Kaspersky, a Russian cybersecurity firm, has given in to the US government. CEO Eugene Kaspersky said he would let the US government review Kaspersky Labs’s source code, after a Senate proposal to cut defense-department contracts with the company. The implication is that this could do more to undermine US security than protect it, because American firms could be equally pressured to divulge code to Russia, U.S. and other countries.
The company’s willingness to share its source code comes after a proposal was put forth in the Senate that “prohibits the [Defense Department] from using software platforms developed by Kaspersky Lab.” It goes on to say, “The Secretary of Defense shall ensure that any network connection between … the Department of Defense and a department or agency of the United States Government that is using or hosting on its networks a software platform [associated with Kaspersky Lab] is immediately severed.”
The worrisome implication of this decision is that any country cant ask any software vendor to make available its source code before it can do business, in that country. Understand that even what seems harmless may not be. Kaspersky does not run on isolation – it needs OS like Windows, Linux, iOS and Android to run. So, those can be subjected to evaluations.
Russia has been making the same requests of private companies recently. Major technology companies like Cisco, IBM, Hewlett Packard Enterprise, McAfee, and SAP have agreed to give the Russian government access to “code for security products such as firewalls, anti-virus applications and software containing encryption,” according to Reuters. Security firm Symantec pointedly refused to cooperate with Russian demands last week. “It poses a risk to the integrity of our products that we are not willing to accept,” a Symantec spokesperson said in a statement.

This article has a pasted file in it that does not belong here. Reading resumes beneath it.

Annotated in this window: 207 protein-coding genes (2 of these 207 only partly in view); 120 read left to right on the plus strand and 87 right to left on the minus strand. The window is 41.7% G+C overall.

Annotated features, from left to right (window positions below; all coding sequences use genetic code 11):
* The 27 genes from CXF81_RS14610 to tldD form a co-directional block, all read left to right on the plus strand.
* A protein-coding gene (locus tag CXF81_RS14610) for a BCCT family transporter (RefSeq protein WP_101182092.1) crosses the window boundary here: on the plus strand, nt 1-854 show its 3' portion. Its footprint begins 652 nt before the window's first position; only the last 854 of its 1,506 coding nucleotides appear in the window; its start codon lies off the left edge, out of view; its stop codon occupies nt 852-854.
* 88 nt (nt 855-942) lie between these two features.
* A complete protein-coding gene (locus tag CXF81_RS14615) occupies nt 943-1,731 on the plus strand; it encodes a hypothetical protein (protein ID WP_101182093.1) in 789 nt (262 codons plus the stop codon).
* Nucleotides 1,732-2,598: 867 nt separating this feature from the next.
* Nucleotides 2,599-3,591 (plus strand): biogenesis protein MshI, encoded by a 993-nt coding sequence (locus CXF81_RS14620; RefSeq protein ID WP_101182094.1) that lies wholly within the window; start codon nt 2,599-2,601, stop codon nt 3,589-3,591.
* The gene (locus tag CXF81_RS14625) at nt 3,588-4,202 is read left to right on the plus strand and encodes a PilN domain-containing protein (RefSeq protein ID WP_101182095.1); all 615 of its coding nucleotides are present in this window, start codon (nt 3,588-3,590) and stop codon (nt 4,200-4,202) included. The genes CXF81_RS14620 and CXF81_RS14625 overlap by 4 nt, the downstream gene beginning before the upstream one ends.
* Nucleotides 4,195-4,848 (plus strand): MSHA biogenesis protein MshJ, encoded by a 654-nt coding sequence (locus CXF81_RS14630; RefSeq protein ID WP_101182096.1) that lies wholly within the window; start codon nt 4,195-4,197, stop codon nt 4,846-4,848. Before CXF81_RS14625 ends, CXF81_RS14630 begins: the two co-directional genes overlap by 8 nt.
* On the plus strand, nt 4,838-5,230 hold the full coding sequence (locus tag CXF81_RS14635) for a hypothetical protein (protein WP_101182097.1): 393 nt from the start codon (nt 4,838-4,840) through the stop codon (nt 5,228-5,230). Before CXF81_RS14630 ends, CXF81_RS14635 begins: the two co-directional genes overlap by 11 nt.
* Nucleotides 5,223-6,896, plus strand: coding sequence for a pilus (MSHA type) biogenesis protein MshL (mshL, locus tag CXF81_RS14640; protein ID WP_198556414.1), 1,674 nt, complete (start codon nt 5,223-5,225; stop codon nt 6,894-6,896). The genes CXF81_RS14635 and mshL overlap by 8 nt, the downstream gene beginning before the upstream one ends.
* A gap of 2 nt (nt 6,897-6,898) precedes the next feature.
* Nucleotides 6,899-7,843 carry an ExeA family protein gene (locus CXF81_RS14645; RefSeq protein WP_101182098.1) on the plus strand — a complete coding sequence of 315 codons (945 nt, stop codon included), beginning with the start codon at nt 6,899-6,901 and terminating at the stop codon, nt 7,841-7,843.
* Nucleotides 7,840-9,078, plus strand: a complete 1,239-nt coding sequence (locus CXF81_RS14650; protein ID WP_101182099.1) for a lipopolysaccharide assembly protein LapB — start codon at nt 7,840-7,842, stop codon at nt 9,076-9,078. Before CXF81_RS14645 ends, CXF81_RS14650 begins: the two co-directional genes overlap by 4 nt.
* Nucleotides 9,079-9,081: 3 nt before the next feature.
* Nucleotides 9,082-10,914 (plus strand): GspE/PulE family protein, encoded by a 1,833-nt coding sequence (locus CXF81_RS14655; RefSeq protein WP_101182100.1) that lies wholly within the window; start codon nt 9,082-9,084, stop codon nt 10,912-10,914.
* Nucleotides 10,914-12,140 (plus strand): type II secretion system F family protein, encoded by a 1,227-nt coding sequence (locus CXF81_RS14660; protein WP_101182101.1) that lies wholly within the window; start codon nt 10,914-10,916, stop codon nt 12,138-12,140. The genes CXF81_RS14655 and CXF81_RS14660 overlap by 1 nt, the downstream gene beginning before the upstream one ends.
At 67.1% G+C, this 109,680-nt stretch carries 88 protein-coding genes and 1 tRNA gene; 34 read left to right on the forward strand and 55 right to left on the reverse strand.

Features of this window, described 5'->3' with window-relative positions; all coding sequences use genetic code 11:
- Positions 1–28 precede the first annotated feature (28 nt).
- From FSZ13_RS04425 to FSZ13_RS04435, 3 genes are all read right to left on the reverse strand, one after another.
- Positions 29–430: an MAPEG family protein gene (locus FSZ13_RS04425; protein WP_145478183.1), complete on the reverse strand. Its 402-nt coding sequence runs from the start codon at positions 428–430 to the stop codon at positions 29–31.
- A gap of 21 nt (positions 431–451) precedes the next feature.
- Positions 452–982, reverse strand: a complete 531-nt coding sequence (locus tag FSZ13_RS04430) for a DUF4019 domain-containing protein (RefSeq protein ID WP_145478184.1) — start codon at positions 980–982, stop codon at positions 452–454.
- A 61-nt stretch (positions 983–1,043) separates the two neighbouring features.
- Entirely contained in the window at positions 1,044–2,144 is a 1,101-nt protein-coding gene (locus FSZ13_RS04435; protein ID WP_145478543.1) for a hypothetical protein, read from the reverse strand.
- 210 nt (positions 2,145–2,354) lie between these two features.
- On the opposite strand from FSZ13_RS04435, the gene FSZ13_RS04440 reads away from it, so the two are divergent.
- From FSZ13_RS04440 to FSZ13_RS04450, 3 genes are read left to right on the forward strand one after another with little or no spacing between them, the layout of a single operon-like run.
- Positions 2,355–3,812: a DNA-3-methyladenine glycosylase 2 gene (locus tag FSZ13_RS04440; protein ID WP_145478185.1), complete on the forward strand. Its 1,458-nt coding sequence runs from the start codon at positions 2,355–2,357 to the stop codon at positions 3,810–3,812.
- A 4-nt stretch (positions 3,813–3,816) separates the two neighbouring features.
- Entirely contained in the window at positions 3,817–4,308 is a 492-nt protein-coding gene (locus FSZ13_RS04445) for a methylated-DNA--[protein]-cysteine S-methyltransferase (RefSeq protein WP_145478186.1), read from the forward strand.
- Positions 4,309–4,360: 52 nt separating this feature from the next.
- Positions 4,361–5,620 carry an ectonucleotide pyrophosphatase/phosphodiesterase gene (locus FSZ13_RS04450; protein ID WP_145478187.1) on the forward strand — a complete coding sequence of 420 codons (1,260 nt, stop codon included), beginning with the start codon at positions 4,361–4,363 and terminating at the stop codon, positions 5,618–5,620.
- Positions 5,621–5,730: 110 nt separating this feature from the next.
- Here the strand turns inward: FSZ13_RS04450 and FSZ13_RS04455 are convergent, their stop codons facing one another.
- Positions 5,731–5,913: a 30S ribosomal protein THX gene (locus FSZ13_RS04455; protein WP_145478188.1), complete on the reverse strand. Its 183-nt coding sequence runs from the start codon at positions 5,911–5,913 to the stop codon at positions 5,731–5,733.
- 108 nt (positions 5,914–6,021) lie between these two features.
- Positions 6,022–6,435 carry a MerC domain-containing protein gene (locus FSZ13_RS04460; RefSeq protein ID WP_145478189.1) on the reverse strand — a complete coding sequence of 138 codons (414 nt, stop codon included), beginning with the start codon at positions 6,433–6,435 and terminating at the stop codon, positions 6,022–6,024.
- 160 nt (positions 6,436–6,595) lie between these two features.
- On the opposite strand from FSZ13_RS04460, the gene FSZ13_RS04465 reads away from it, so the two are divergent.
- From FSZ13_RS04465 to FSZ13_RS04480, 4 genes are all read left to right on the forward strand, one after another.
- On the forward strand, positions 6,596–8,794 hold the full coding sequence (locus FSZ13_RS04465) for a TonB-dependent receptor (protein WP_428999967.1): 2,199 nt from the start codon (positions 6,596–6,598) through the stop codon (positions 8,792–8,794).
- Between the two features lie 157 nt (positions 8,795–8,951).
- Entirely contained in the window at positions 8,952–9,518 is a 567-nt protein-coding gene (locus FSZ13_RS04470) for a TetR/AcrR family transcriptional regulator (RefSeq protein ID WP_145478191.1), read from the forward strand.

What the U.S. plans to do has many global consequences. Yet, the U.S. has the rights to be concerned on its national security. It would have simply excluded Kaspersky from the opportunity. However, it wants to give the company the benefits to compete, despite the risks. To do that, it wants to be sure its national security will not be compromised.
For Kaspersky, it certainly sees the huge U.S. market opportunity and wants to compete therein. This means it is ready to take any risk on its IP to convince the U.S. government that it is an ethical company that will not compromise American security. Doing this will not just win its customers with the U.S. government but also with U.S. private companies. So, it’s decision to agree, is the only choice it has. If it refuses, even private companies may be worried. People may criticize Kaspersky, but considering many factors, it wants to play in the U.S. market and it does not see any other alternative than asking U.S. government to examine its source codes.
The implication of this is that companies going into new markets would be possibly expected to share source codes with the countries. Expect some of these codes to leak and end up in the hands of competitors. Also, there is a cybersecurity risk where some of the codes can leak and enter into the hands of bad people. The biggest issue is the vulnerability of intellectual property (IP) which companies will be subjected to. This has the potential to totally change the software industry, and how companies sell products and services in the software industry, internationally.
As the world witnesses the total redesign in the software sector, one has to link that to what is happening in the cybersecurity area. This week, many reports have suggested that hackers from a nation state have hacked into computers used by power stations. If you then share source codes to these countries, it simply means no one is safe. The company products which are sold to protect entities become vulnerable from bad state actors. Simply, any company that shares its source code may be undermining its business in the long-run. It is a not a good strategy despite the immediate gain.